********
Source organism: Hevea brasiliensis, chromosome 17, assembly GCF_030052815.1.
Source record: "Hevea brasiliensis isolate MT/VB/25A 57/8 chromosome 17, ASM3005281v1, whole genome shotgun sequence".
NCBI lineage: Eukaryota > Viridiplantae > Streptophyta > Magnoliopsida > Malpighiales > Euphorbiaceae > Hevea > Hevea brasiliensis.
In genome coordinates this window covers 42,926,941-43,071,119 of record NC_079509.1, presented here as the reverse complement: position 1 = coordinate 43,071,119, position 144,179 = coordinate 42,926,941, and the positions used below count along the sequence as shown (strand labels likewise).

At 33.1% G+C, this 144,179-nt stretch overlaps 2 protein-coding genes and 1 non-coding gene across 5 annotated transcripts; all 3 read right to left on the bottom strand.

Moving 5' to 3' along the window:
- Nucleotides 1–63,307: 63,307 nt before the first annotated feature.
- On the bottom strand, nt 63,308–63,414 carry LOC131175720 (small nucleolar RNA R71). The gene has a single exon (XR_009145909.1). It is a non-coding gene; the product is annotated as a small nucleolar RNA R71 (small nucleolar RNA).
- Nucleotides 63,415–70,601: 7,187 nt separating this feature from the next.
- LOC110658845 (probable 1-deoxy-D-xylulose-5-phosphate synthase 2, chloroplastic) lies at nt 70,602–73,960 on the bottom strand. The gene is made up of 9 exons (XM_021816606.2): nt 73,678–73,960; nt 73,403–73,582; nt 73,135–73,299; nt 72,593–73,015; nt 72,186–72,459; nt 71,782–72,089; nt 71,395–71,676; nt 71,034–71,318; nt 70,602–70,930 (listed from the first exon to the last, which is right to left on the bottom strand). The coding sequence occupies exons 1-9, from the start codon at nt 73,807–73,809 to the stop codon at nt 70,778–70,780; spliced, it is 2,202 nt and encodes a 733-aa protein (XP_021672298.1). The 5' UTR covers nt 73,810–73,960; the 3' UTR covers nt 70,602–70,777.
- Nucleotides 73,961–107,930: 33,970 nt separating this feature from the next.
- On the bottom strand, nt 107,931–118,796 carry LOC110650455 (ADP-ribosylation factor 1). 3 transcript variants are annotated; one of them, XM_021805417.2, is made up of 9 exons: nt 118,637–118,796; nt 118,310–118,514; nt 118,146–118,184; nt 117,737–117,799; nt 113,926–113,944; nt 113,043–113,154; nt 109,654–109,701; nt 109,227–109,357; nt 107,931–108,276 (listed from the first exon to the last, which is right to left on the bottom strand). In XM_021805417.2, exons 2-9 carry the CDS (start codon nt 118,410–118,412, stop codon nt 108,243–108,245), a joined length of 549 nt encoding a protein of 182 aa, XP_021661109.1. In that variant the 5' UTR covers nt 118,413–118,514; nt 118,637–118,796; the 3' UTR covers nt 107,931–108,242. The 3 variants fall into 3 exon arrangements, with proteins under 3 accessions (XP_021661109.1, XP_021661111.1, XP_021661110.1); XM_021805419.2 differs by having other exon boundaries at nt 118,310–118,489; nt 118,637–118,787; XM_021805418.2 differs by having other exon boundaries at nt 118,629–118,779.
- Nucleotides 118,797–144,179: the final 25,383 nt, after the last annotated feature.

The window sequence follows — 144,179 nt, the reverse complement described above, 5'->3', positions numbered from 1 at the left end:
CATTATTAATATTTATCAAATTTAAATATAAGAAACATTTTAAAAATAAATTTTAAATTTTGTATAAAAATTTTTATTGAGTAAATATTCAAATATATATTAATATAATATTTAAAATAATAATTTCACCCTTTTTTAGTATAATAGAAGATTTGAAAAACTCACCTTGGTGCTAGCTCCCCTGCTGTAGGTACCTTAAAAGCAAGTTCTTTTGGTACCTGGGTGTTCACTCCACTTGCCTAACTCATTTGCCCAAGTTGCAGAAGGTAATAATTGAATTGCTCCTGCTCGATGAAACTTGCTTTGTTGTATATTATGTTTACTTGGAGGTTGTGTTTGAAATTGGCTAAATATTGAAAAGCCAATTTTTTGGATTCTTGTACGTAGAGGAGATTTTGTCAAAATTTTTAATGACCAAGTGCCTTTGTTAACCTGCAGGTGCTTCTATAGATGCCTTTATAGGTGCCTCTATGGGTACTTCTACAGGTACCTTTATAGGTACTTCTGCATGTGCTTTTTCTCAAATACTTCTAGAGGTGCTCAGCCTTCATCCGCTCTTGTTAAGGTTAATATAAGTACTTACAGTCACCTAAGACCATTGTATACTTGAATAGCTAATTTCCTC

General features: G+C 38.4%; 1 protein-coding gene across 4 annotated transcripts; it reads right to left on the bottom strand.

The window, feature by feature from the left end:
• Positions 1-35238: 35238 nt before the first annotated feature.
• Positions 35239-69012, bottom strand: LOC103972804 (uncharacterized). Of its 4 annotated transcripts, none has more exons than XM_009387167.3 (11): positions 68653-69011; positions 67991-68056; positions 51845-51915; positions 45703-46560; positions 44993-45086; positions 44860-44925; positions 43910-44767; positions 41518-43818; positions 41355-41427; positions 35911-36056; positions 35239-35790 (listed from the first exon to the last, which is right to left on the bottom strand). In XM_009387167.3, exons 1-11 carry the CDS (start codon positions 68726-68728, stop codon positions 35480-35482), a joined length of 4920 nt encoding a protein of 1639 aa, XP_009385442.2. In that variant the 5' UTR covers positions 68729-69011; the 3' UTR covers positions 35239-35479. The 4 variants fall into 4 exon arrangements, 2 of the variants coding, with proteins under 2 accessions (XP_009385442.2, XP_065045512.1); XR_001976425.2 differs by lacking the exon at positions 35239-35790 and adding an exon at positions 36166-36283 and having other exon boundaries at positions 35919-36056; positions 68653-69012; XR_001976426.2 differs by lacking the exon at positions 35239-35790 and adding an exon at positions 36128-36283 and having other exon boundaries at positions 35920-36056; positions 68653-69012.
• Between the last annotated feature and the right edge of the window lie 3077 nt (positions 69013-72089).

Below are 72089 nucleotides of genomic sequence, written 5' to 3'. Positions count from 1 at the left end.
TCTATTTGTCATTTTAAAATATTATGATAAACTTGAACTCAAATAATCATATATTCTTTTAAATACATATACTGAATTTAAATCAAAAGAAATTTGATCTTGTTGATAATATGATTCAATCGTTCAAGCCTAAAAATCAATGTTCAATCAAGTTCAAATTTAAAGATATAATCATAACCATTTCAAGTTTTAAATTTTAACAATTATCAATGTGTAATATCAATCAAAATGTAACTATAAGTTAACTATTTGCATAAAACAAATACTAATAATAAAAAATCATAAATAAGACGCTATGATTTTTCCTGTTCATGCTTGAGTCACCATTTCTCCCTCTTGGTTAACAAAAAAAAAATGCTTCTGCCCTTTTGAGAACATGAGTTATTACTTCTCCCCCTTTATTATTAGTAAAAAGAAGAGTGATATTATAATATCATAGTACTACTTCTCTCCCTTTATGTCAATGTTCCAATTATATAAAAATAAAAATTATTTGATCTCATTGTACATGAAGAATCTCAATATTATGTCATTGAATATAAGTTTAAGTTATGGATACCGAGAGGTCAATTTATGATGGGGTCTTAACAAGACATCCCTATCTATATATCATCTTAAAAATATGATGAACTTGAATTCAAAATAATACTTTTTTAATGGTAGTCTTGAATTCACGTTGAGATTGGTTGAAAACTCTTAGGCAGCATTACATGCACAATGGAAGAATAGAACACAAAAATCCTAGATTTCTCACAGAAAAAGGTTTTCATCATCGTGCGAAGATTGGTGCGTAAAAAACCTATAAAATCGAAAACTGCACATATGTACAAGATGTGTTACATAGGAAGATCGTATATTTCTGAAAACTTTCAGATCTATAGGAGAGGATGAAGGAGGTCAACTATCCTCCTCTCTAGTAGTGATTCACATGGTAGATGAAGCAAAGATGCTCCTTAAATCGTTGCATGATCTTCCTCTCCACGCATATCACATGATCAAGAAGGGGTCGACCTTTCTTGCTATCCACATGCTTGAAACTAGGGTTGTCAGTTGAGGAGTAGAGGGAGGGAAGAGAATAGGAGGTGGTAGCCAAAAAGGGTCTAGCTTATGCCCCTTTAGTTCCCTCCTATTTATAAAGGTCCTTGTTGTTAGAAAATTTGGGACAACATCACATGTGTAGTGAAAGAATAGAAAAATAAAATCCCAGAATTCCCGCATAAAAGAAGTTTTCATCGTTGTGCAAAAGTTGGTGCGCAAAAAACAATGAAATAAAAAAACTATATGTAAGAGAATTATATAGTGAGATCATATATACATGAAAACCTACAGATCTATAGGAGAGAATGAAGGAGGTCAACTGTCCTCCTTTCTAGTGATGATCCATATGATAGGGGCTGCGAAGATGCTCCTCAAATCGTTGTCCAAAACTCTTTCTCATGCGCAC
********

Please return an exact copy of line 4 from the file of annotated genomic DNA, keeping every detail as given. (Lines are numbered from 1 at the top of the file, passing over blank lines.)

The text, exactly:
In genome coordinates this window covers 42,926,941-43,071,119 of record NC_079509.1, presented here as the reverse complement: position 1 = coordinate 43,071,119, position 144,179 = coordinate 42,926,941, and the positions used below count along the sequence as shown (strand labels likewise).